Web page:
Good news for the artistically challenged among us: Scientists have developed a unique polymer that can be programmed to fold itself into complex shapes. While the polymer wasn’t invented to be used in craft projects, according to results published in the journal Science Advances last week, its origami applications are a neat way for researchers to demonstrate the material's capabilities.
The rubbery, shape-shifting polymer responds to external stimuli and can be “programmed” to hold certain shapes by physically folding it at specific elevated temperatures. Following a short blast of heat, it configures itself into its preprogrammed shape and holds it. An additional blast of heat can trigger it to transform into an entirely different form. What makes the material so special is that the shape can be manipulated again and again without any risk of it wearing out, the researchers say.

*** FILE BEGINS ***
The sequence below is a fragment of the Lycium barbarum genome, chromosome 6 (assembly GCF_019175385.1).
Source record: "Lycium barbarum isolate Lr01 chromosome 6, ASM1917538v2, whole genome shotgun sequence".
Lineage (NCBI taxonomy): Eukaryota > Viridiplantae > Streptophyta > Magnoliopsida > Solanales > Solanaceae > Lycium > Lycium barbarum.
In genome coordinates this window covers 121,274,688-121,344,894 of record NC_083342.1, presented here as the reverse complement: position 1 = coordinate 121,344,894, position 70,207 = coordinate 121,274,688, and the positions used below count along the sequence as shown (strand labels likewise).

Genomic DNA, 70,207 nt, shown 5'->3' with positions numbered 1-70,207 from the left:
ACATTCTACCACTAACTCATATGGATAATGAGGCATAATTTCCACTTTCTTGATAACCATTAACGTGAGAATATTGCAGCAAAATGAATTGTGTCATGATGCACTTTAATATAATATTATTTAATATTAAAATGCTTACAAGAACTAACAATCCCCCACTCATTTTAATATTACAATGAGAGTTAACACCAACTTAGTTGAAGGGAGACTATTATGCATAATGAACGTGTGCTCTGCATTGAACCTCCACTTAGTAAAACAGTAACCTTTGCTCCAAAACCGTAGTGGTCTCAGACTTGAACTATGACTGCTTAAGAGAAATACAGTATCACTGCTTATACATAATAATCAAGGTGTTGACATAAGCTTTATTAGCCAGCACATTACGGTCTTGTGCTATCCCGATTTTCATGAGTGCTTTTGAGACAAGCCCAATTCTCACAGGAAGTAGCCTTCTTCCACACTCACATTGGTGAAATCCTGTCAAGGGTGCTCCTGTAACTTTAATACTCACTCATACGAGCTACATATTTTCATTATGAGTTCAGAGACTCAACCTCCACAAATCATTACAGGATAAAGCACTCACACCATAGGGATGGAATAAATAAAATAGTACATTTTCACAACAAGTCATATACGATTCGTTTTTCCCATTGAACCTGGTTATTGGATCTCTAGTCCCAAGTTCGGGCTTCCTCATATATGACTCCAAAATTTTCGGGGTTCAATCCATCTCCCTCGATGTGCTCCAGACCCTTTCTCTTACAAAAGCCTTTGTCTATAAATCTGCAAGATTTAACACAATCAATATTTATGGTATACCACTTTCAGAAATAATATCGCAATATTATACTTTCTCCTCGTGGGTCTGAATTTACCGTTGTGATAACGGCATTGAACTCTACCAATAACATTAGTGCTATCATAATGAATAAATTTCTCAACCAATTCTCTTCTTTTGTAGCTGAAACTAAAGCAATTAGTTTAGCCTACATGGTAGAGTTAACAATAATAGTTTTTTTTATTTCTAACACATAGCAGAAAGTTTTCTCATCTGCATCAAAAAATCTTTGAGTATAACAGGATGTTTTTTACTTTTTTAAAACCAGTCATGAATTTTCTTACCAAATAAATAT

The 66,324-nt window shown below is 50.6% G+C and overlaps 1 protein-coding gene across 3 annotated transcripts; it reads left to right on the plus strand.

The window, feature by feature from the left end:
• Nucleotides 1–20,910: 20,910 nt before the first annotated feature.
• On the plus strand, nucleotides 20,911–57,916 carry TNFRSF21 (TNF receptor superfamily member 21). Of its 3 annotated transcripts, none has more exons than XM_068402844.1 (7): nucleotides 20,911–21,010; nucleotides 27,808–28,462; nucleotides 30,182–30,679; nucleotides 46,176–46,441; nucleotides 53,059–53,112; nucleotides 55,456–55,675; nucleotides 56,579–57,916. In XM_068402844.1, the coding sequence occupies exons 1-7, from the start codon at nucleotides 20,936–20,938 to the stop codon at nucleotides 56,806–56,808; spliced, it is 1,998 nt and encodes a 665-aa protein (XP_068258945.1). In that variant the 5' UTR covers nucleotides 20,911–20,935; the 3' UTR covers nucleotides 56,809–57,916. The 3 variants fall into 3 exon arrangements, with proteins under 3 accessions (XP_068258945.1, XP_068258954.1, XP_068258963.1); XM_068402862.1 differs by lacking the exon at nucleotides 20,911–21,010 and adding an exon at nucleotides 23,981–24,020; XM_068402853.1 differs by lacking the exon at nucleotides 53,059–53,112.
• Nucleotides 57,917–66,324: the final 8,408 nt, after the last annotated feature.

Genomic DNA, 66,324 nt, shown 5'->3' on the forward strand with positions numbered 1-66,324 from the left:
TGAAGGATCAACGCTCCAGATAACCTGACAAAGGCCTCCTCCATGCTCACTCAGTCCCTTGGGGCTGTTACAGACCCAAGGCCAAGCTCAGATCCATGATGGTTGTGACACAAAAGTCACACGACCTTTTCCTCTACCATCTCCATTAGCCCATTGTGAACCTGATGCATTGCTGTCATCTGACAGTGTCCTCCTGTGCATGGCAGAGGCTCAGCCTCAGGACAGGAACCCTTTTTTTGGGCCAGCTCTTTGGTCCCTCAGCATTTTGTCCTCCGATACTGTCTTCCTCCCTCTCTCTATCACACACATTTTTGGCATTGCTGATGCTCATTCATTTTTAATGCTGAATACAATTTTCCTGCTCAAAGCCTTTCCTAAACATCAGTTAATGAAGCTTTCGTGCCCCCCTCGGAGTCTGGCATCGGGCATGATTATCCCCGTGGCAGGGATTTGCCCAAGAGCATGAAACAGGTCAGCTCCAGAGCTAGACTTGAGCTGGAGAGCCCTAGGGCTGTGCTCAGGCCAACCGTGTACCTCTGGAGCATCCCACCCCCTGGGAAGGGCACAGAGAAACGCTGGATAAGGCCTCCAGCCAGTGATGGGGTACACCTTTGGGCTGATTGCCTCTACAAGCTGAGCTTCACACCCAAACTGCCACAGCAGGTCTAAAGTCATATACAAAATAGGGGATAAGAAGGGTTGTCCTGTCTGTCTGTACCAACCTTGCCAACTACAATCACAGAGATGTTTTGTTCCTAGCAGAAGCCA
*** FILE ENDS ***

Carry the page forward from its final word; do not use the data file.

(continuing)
In addition to making pretty origami cranes, this technology could also have numerous applications in medicine and engineering, from reusable medical devices to self-forming aerospace structures that would be impossible to build otherwise. The researchers are looking to develop a version of the material that would be able to function at lower temperatures.
[h/t: The Verge]